A new analysis shows Wisconsin’s unemployment insurance fund could be depleted by October if the state’s high rate of joblessness — caused by efforts to clamp down on the spread of COVID-19 — continues at its current pace.
While the Department of Workforce Development, which is experiencing an unprecedented 300,000-plus claims per week, can borrow from the federal government if the Unemployment Insurance Trust Fund is exhausted, the news adds to mounting pressure from Republican lawmakers calling for a regional reopening of the state’s economy.
What’s more, the state’s unemployment fund missed out on roughly $25 million in federal reimbursements due to the GOP-led Legislature’s delayed passage of a waiver of the state’s one-week waiting period unemployment benefits.
The federal CARES Act, which went into effect in late March, provides reimbursements for states that do not have a one-week waiting period for unemployment benefits.
Lawmakers on both sides of the aisle supported waiving the one-week waiting period, but the Republican-led Legislature did not meet to vote on the matter until mid-April, despite requests by Democrats and DWD to move quickly to waive the waiting period.
“We knew that it needed to happen as soon as possible,” DWD spokesman Ben Jedd said.
Ultimately there was a two-week gap between the passage of the CARES Act and the state waiver. On April 20, the U.S. Department of Labor notified the DWD that CARES Act reimbursements only apply after the one-week waiting period was waived.
That means Wisconsin’s unemployment fund will have to cover the approximately $25 million of missed federal reimbursements.
“The state of Wisconsin will have to cover those two weeks,” Jedd said.
Call to reopen grows louder
On Thursday, Republican lawmakers held three press conferences around the state to push for a regional approach to regulating business activity during the crisis, rather than the statewide regulation put in place by Gov. Tony Evers.
“A regional reopening strategy not only makes sense, it is what several states are doing, including Illinois,” Assembly Speaker Robin Vos, R-Rochester, said in a statement. “You obviously shouldn’t treat Superior the same way you would treat Milwaukee.”
Republicans point to the disparity of positive cases across Wisconsin counties as a key factor to be considered.
Milwaukee County has experienced more than 3,400 cases, while other counties, such as Langlade and Taylor, had not reported a positive case as of Thursday, according to the Department of Health Services.
The respiratory disease has killed 374 Wisconsinites and sickened more than 9,200, according to DHS.
Speaking with WTMJ on Thursday, Evers said he would prefer to maintain a statewide approach to the virus but said he is open to considering some form of regional reopening.
“I never say never in this situation,” Evers said. “There may be cases where we do it. I think we can do a lot of things re-opening that are statewide that impact all counties at the same time.”
In addition, a GOP-led lawsuit in the state Supreme Court could eliminate Evers’ “safer at home” order entirely. The order currently is slated to remain in effect until May 26.
Under the current rate of claims of about 300,000 a week, which is nearly 200% higher than the average number of weekly claims received during the first year of the Great Recession, the state unemployment fund would be exhausted by Oct. 11, according to DWD.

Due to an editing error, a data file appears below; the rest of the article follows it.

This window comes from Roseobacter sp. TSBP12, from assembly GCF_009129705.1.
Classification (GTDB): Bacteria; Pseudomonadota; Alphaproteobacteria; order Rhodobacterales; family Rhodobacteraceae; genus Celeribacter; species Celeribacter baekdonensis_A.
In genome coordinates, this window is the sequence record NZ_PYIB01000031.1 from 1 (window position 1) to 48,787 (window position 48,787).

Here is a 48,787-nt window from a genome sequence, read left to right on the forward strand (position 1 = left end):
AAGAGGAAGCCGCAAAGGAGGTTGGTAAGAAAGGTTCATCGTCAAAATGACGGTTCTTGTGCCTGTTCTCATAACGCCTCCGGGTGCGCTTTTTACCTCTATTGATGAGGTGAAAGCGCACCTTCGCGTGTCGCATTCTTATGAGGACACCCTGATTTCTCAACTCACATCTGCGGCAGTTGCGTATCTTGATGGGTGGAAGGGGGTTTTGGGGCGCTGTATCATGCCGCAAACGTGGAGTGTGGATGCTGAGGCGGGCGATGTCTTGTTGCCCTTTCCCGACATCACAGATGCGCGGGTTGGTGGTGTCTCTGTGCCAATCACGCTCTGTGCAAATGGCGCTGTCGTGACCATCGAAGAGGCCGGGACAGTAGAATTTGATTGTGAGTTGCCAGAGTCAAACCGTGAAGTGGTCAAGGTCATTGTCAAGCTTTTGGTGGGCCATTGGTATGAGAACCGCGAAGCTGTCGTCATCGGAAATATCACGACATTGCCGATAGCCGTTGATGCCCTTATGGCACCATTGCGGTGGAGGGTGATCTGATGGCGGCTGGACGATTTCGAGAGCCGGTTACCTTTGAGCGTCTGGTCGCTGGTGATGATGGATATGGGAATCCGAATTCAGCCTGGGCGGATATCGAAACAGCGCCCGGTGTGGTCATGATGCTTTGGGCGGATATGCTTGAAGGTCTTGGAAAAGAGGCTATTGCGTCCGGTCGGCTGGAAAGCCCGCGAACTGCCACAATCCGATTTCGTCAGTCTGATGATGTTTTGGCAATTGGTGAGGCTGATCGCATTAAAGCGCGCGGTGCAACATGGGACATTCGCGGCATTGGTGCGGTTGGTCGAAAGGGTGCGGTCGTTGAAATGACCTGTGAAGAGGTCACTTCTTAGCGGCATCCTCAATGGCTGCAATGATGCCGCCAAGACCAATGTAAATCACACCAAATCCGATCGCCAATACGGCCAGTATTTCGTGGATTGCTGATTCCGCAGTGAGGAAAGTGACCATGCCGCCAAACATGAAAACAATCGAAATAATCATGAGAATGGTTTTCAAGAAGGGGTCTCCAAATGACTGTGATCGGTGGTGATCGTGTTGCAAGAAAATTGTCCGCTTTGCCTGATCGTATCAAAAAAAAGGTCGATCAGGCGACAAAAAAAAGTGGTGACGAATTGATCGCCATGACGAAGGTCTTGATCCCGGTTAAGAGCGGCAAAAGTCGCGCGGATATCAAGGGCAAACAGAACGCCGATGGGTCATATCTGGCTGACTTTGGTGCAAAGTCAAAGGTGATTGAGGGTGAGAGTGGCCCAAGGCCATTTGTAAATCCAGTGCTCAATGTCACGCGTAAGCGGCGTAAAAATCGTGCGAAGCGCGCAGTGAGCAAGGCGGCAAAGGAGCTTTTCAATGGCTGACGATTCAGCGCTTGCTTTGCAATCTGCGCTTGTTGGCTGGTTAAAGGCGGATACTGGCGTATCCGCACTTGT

The fund, which sat at more than $1.8 billion Wednesday, would last until Jan. 3 if payable claims drop to 170,000 per week and, if weekly payable claims were reduced to 85,000, the fund would be depleted by Sept. 19, 2021.
DWD Secretary Caleb Frostman said in a statement the department is monitoring the fund and planning for all contingencies.
“At this time we do not anticipate running out of funds to pay benefits, but in the event that the Trust Fund does go negative, we will borrow funds from the federal government, as we did during the Great Recession, so much needed UI benefits continue to make it into the hands of working people and families,” Frostman said in a statement.
The analysis is based on a few assumptions, including that all weekly benefits average $325 per claim. The department also notes that future employer-paid unemployment insurance tax revenue could prolong the fund’s viability.
“Due to the uncertain future impacts of COVID-19, it is unknown if Wisconsin will continue to experience this high volume of claims and for how long this may occur,” according to DWD.
More than 500,000 people have filed unemployment claims since mid-March.
In addition to the strain placed on the state unemployment fund, recently released tax data show an $870 million drop in state tax collections last month compared to April 2019.
The nonpartisan Legislative Fiscal Bureau found state tax collections from July 2019 through last month were $313 million lower than the same 10-month span in the last fiscal year.
The bureau reports that April’s reduction can be due in part to the extension deadlines for filing income and franchise taxes from April to July this year. But it also noted that “the coronavirus pandemic has severely impacted the state’s economy and tax collections.”
Last week, Evers’ administration secretary, Joel Brennan, said all of the state’s executive agencies will need to make a 5% reduction in taxpayer-funded operating expenses by June 30 in an effort to begin to address anticipated shortfalls in state revenue. Evers estimated the cut would result in a roughly $70 million savings for the state.
As social distancing progressed into an official order to stay in our homes, Madison has started to look more like an empty shell rather than …